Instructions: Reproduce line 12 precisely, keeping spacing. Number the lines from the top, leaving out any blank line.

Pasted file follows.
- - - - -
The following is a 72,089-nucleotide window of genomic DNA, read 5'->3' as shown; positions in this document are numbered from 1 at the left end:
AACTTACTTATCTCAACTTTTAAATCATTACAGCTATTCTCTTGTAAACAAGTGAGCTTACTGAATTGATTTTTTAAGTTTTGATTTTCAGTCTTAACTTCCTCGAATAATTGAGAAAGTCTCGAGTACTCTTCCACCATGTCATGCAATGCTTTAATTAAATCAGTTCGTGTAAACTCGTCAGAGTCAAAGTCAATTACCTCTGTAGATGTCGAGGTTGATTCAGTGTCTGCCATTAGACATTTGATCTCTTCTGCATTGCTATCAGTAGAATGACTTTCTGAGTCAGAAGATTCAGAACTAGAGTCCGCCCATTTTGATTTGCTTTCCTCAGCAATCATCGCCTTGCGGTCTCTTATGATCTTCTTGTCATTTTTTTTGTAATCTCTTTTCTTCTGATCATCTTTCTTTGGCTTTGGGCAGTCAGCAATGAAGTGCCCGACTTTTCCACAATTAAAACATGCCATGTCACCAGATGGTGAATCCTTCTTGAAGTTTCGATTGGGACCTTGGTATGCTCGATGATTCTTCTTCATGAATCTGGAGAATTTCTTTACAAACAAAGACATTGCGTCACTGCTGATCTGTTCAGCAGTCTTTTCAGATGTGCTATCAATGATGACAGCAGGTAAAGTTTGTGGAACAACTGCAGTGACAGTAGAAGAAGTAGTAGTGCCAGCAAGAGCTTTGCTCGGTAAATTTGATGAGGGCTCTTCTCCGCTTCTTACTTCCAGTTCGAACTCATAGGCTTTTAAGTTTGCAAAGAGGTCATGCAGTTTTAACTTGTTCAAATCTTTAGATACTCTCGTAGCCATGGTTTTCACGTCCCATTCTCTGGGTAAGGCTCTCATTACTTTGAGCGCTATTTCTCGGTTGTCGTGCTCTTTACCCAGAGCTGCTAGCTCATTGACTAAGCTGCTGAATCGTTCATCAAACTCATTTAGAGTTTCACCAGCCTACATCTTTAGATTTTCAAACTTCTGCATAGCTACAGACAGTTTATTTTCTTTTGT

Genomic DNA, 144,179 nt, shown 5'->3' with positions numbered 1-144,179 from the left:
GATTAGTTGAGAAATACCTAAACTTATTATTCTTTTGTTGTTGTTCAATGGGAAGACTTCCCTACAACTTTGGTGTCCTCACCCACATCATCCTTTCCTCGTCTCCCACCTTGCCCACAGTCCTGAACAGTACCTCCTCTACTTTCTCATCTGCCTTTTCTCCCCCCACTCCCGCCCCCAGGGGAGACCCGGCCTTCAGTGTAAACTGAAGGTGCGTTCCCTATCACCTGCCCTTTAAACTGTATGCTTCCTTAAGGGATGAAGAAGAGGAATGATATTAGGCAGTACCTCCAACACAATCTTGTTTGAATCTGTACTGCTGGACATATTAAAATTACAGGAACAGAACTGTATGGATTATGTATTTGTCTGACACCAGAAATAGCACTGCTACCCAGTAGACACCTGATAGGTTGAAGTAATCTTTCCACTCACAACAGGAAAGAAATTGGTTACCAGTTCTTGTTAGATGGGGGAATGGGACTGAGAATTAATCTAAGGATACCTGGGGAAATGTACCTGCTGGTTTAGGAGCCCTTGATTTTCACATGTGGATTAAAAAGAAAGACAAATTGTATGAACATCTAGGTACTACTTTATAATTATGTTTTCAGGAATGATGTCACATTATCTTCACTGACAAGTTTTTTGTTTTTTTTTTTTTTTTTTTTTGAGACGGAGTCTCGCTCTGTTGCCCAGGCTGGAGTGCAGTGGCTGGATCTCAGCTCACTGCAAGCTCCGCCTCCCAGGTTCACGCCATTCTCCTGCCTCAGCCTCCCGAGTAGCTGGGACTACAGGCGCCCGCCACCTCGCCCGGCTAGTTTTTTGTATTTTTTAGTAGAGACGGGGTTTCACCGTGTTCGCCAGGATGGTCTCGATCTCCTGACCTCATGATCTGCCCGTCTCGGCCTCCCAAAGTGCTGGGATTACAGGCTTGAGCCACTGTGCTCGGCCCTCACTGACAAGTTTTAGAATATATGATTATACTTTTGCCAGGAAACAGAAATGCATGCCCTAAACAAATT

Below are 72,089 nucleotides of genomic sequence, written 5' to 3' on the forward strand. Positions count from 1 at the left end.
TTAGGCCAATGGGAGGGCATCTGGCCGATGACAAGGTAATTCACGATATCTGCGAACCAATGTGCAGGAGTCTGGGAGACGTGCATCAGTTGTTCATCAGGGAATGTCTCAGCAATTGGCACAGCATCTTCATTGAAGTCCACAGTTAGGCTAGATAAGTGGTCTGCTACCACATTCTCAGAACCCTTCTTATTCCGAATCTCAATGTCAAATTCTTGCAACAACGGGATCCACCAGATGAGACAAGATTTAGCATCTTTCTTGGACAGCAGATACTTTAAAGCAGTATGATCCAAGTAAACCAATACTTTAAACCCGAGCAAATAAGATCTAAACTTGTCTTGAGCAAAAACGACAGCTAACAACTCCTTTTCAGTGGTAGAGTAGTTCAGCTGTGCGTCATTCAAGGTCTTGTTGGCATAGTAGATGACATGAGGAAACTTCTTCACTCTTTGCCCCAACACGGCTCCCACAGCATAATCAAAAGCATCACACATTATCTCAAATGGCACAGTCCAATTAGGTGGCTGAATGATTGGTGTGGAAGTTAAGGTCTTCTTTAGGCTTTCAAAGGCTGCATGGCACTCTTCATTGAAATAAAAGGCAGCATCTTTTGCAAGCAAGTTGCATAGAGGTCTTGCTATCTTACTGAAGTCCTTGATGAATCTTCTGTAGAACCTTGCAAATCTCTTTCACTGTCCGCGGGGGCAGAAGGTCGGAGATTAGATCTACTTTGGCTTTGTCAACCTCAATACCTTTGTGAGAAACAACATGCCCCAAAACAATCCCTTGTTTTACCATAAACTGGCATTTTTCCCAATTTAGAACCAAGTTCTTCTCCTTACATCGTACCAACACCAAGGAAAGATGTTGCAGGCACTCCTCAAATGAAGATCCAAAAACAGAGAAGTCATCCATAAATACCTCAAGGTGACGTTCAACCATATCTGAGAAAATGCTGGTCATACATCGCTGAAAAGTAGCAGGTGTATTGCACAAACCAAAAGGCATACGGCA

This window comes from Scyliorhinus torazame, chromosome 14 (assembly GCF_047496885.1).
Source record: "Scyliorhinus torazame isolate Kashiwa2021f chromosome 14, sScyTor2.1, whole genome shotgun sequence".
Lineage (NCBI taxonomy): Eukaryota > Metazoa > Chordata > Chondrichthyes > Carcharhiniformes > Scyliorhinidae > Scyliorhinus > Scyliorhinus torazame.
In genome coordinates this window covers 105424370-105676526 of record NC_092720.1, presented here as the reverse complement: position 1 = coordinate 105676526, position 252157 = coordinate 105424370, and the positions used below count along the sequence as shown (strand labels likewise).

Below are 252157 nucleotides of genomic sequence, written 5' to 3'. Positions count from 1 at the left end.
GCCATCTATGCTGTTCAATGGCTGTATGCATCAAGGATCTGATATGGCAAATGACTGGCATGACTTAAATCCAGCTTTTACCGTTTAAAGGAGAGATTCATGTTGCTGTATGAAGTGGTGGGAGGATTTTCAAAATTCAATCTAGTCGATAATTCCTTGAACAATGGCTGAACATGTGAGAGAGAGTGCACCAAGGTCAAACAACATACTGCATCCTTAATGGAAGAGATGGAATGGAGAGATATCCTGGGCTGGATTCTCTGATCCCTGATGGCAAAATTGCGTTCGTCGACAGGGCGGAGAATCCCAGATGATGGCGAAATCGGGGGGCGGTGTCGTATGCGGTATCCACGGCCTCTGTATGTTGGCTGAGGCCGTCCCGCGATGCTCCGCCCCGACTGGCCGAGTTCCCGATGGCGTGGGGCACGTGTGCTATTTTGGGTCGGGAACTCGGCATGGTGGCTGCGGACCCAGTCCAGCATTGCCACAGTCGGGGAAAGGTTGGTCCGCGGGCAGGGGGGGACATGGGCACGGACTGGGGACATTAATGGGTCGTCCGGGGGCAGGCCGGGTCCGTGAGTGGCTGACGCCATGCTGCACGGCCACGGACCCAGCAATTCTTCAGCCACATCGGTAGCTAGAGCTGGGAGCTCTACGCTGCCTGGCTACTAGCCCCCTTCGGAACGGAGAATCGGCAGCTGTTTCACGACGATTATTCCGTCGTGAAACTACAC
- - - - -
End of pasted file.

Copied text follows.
GCCATCTATGCTGTTCAATGGCTGTATGCATCAAGGATCTGATATGGCAAATGACTGGCATGACTTAAATCCAGCTTTTACCGTTTAAAGGAGAGATTCATGTTGCTGTATGAAGTGGTGGGAGGATTTTCAAAATTCAATCTAGTCGATAATTCCTTGAACAATGGCTGAACATGTGAGAGAGAGTGCACCAAGGTCAAACAACATACTGCATCCTTAATGGAAGAGATGGAATGGAGAGATATCCTGGGCTGGATTCTCTGATCCCTGATGGCAAAATTGCGTTCGTCGACAGGGCGGAGAATCCCAGATGATGGCGAAATCGGGGGGCGGTGTCGTATGCGGTATCCACGGCCTCTGTATGTTGGCTGAGGCCGTCCCGCGATGCTCCGCCCCGACTGGCCGAGTTCCCGATGGCGTGGGGCACGTGTGCTATTTTGGGTCGGGAACTCGGCATGGTGGCTGCGGACCCAGTCCAGCATTGCCACAGTCGGGGAAAGGTTGGTCCGCGGGCAGGGGGGGACATGGGCACGGACTGGGGACATTAATGGGTCGTCCGGGGGCAGGCCGGGTCCGTGAGTGGCTGACGCCATGCTGCACGGCCACGGACCCAGCAATTCTTCAGCCACATCGGTAGCTAGAGCTGGGAGCTCTACGCTGCCTGGCTACTAGCCCCCTTCGGAACGGAGAATCGGCAGCTGTTTCACGACGATTATTCCGTCGTGAAACTACAC